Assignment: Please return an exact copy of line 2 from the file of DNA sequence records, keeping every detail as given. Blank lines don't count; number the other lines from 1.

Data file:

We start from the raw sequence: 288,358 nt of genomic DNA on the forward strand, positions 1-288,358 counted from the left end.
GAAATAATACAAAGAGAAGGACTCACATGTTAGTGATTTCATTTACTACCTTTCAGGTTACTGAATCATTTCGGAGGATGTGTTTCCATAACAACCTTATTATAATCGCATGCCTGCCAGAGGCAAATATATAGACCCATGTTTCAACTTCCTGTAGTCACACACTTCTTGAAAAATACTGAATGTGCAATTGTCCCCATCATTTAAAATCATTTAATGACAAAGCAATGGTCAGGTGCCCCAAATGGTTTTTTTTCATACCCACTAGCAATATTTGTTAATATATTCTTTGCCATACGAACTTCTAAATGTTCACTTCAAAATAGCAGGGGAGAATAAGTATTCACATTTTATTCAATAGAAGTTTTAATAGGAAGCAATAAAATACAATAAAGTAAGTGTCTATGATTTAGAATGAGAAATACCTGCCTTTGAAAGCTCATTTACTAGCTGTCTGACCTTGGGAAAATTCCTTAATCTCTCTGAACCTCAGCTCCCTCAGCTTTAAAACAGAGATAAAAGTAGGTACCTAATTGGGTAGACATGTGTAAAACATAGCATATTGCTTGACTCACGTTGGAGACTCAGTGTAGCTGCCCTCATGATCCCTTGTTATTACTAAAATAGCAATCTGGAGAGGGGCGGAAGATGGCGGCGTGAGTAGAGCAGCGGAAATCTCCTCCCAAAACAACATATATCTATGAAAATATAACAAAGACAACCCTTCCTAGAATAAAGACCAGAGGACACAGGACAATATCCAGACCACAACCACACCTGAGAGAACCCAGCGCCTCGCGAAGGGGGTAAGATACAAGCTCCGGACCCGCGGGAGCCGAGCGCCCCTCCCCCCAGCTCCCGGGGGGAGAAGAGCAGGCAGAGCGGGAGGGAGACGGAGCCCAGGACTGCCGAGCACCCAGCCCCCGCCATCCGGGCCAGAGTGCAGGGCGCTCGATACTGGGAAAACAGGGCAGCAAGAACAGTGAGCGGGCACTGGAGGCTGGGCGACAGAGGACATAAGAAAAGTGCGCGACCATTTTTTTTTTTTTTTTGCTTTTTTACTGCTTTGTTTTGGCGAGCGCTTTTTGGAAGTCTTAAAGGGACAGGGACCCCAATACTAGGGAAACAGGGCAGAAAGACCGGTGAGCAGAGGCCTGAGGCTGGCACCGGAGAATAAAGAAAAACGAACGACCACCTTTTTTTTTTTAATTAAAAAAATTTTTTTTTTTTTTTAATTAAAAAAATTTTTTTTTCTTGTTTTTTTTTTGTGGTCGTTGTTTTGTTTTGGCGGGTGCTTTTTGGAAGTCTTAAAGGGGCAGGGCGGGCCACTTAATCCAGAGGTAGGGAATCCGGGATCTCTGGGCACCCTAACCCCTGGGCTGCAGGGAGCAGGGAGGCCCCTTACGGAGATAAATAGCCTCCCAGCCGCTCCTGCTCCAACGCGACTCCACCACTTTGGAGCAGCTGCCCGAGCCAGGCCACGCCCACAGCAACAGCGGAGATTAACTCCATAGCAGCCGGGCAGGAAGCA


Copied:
GAAATAATACAAAGAGAAGGACTCACATGTTAGTGATTTCATTTACTACCTTTCAGGTTACTGAATCATTTCGGAGGATGTGTTTCCATAACAACCTTATTATAATCGCATGCCTGCCAGAGGCAAATATATAGACCCATGTTTCAACTTCCTGTAGTCACACACTTCTTGAAAAATACTGAATGTGCAATTGTCCCCATCATTTAAAATCATTTAATGACAAAGCAATGGTCAGGTGCCCCAAATGGTTTTTTTTCATACCCACTAGCAATATTTGTTAATATATTCTTTGCCATACGAACTTCTAAATGTTCACTTCAAAATAGCAGGGGAGAATAAGTATTCACATTTTATTCAATAGAAGTTTTAATAGGAAGCAATAAAATACAATAAAGTAAGTGTCTATGATTTAGAATGAGAAATACCTGCCTTTGAAAGCTCATTTACTAGCTGTCTGACCTTGGGAAAATTCCTTAATCTCTCTGAACCTCAGCTCCCTCAGCTTTAAAACAGAGATAAAAGTAGGTACCTAATTGGGTAGACATGTGTAAAACATAGCATATTGCTTGACTCACGTTGGAGACTCAGTGTAGCTGCCCTCATGATCCCTTGTTATTACTAAAATAGCAATCTGGAGAGGGGCGGAAGATGGCGGCGTGAGTAGAGCAGCGGAAATCTCCTCCCAAAACAACATATATCTATGAAAATATAACAAAGACAACCCTTCCTAGAATAAAGACCAGAGGACACAGGACAATATCCAGACCACAACCACACCTGAGAGAACCCAGCGCCTCGCGAAGGGGGTAAGATACAAGCTCCGGACCCGCGGGAGCCGAGCGCCCCTCCCCCCAGCTCCCGGGGGGAGAAGAGCAGGCAGAGCGGGAGGGAGACGGAGCCCAGGACTGCCGAGCACCCAGCCCCCGCCATCCGGGCCAGAGTGCAGGGCGCTCGATACTGGGAAAACAGGGCAGCAAGAACAGTGAGCGGGCACTGGAGGCTGGGCGACAGAGGACATAAGAAAAGTGCGCGACCATTTTTTTTTTTTTTTTGCTTTTTTACTGCTTTGTTTTGGCGAGCGCTTTTTGGAAGTCTTAAAGGGACAGGGACCCCAATACTAGGGAAACAGGGCAGAAAGACCGGTGAGCAGAGGCCTGAGGCTGGCACCGGAGAATAAAGAAAAACGAACGACCACCTTTTTTTTTTTAATTAAAAAAATTTTTTTTTTTTTTTAATTAAAAAAATTTTTTTTTCTTGTTTTTTTTTTGTGGTCGTTGTTTTGTTTTGGCGGGTGCTTTTTGGAAGTCTTAAAGGGGCAGGGCGGGCCACTTAATCCAGAGGTAGGGAATCCGGGATCTCTGGGCACCCTAACCCCTGGGCTGCAGGGAGCAGGGAGGCCCCTTACGGAGATAAATAGCCTCCCAGCCGCTCCTGCTCCAACGCGACTCCACCACTTTGGAGCAGCTGCCCGAGCCAGGCCACGCCCACAGCAACAGCGGAGATTAACTCCATAGCAGCCGGGCAGGAAGCA